Also paying off the mortgage locks up the cash unless you sell, although equity loans can help a lot on this, but perhaps at much higher rates if you need the money. So this isn't a clear-cut decider.
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Old 01-20-2014, 05:00 PM   #26
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It seems that everyone in this forum assumes that they are going to have their job forever or will find another job very fast. I would max out your tax deductable accounts and whatever you have left send it to the house; that is what I am doing.

I think having a house paid off opens a world of opportunities. You can take more risk and be more confident since you have a roof over your head no matter what happens.

I turned 29 three days ago and me and my wife are maxing out our 401Ks and have a mortgage of $59,900. The house should be paid of in the beginning of next year.

After paying of the house I plan to put 100K on Elon Must next IPO and watch it grow 350-400% in a year ; if I loose my money I would not care as much since I will have the house paid off and have plenty of years ahead of me to make the 100k back.

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Old 01-20-2014, 08:49 PM   #27
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It seems that everyone in this forum assumes that they are going to have their job forever or will find another job very fast.

Not sure that is true. I think most on here have significant emergency funds that can cover the mortgage for a long while if they lose their jobs. People here understand that Roth contributions can be withdrawn without penalty in times of extreme need. Many People here have taxable investment accounts they can draw from as well. Most here who choose not to aggressively pay down their mortgages aren't willing to take the net loss of return for several years for that peace of mind. And some of us don't intend to live in our current homes for the rest of our lives, thus paying down the mortgage early becomes more conservative than our investment strategies dictate.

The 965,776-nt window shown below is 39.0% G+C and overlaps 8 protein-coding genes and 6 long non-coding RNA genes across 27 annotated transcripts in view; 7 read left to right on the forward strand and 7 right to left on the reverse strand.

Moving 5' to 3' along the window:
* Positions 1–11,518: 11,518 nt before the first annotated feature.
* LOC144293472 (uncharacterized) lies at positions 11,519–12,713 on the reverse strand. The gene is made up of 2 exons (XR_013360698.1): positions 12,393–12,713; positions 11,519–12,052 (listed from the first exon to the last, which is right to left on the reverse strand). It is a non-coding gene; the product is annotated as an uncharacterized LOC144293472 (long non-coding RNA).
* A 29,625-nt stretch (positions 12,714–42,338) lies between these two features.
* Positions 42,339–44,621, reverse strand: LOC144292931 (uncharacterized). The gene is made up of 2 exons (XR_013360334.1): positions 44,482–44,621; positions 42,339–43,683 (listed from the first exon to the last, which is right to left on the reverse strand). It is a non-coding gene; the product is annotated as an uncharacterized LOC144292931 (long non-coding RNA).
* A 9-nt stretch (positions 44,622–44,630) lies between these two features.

Finally, most of us realize that what we personally do isn't the answer for everyone, and rarely do we make broad reaching assumptions about the group just because we don't do it a certain way.
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Old 01-20-2014, 09:01 PM   #28
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Not sure that is true. I think most on here have significant emergency funds that can cover the mortgage for a long while if they lose their jobs. People here understand that Roth contributions can be withdrawn without penalty in times of extreme need. Many People here have taxable investment accounts they can draw from as well. Most here who choose not to aggressively pay down their mortgages aren't willing to take the net loss of return for several years for that peace of mind. And some of us don't intend to live in our current homes for the rest of our lives, thus paying down the mortgage early becomes more conservative than our investment strategies dictate.

Finally, most of us realize that what we personally do isn't the answer for everyone, and rarely do we make broad reaching assumptions about the group just because we don't do it a certain way.
And some of us decide to use some money to pay down the mortgage because 4% guaranteed return fits in with our investment plan as a fixed income analogue and we own a rental property. Then use the rest of the investable income to invest in the market. I like diversification.

Being mortgage free is an enormous psychological and financial asset going into ER. Could I have done better by investing in mutual funds.....well given the ups and downs since 2000 that's debatable. Being mortgage free since 2009 allowed me to put lots of money into a rising market.
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Old 01-20-2014, 09:27 PM   #29